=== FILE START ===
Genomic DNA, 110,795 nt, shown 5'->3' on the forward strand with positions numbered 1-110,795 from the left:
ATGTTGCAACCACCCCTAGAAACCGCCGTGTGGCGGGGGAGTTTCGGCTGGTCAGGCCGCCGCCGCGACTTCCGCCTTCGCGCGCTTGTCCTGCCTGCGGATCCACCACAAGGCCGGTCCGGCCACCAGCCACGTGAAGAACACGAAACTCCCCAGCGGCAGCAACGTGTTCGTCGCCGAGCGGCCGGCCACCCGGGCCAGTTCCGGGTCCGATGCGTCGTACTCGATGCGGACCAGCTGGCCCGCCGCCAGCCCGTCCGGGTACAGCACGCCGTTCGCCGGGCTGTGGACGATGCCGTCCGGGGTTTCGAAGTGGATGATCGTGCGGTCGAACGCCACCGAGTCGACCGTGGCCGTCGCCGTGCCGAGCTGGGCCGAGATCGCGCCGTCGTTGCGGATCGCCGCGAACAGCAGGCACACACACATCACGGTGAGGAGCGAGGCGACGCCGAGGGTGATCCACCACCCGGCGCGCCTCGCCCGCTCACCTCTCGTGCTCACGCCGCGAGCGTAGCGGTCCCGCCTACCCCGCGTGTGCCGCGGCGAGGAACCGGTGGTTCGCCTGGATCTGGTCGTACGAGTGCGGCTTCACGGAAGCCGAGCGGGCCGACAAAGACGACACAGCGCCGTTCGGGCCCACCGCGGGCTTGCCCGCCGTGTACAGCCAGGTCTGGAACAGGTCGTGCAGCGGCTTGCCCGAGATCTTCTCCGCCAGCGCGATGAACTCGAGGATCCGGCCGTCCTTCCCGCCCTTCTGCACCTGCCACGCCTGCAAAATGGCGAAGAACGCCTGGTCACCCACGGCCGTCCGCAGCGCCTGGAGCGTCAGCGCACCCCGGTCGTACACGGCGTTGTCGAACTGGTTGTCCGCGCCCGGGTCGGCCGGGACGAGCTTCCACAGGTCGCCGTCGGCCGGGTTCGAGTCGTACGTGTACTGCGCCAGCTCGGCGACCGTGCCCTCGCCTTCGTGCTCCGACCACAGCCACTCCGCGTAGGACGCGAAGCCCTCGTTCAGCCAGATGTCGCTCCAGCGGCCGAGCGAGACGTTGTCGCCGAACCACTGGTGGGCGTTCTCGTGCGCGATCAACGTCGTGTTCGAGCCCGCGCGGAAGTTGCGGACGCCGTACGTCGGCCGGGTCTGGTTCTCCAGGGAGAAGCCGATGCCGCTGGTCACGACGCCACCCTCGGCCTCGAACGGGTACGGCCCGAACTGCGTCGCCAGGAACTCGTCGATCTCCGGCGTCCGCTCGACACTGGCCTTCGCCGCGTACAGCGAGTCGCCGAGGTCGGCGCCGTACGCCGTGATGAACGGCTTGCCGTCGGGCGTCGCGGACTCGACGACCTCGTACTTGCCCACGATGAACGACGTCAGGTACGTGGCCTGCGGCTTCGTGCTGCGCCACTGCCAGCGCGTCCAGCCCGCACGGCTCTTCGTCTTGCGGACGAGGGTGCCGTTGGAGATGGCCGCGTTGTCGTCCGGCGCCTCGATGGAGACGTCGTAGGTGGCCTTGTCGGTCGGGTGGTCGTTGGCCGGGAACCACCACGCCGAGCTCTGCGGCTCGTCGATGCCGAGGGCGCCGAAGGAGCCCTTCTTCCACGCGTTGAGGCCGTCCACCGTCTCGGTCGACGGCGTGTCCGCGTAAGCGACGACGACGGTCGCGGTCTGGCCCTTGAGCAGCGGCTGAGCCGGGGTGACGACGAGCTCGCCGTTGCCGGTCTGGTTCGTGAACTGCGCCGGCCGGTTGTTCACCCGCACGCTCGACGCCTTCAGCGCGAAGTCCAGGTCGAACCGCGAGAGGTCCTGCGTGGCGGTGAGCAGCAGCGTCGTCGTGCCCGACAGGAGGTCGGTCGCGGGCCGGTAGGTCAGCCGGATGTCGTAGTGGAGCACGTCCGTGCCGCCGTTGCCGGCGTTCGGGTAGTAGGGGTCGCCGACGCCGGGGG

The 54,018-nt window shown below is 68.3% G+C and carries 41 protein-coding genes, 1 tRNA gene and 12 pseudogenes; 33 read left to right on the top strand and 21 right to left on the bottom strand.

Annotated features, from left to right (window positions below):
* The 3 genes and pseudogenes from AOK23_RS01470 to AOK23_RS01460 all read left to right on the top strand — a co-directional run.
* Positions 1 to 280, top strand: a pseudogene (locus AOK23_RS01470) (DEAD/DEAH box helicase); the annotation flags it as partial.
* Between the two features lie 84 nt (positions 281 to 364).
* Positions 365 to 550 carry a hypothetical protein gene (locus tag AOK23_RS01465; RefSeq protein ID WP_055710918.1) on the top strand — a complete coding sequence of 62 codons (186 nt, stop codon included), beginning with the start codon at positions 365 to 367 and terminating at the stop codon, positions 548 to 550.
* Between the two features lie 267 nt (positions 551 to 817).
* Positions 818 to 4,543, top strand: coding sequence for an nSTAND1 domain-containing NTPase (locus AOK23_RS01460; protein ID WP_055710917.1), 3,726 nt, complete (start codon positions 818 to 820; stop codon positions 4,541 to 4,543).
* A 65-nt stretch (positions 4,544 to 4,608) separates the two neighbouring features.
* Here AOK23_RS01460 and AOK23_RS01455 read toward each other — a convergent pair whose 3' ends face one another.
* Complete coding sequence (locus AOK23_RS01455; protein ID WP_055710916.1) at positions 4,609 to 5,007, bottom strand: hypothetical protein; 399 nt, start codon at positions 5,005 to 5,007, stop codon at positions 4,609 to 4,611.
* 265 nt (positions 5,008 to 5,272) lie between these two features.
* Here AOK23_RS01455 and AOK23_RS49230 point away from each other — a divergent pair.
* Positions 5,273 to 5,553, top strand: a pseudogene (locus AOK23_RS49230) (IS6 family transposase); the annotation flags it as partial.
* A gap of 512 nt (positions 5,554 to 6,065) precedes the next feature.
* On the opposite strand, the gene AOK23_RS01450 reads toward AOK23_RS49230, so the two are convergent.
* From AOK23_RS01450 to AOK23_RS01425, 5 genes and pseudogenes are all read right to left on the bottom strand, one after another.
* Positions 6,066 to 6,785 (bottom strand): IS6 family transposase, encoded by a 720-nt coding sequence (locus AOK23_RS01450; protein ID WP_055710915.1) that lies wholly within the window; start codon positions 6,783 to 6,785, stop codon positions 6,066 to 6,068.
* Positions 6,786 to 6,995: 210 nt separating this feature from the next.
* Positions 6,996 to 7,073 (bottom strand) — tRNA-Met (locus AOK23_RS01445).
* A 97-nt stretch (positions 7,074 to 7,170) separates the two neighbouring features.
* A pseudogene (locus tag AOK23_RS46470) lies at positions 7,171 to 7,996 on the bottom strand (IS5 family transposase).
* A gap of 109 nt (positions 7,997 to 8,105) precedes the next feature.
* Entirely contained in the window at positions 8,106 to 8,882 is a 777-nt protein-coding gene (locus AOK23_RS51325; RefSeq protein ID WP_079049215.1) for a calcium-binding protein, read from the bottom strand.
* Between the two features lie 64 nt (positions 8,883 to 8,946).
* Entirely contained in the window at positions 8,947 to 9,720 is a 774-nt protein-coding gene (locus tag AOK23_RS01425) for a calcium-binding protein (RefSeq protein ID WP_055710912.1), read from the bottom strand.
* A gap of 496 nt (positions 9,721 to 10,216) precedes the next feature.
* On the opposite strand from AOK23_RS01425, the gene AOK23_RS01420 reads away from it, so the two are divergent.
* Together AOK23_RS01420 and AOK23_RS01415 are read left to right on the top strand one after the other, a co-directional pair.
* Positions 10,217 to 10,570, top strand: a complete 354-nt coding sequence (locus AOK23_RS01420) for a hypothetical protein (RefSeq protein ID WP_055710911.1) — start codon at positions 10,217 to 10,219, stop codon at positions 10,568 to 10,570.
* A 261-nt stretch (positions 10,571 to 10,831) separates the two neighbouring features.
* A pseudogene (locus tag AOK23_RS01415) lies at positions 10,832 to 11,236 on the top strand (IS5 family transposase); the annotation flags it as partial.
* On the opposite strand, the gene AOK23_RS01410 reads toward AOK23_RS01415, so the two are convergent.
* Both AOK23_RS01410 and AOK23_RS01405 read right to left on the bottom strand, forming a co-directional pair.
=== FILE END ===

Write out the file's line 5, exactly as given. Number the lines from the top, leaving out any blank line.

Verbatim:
* The 3 genes and pseudogenes from AOK23_RS01470 to AOK23_RS01460 all read left to right on the top strand — a co-directional run.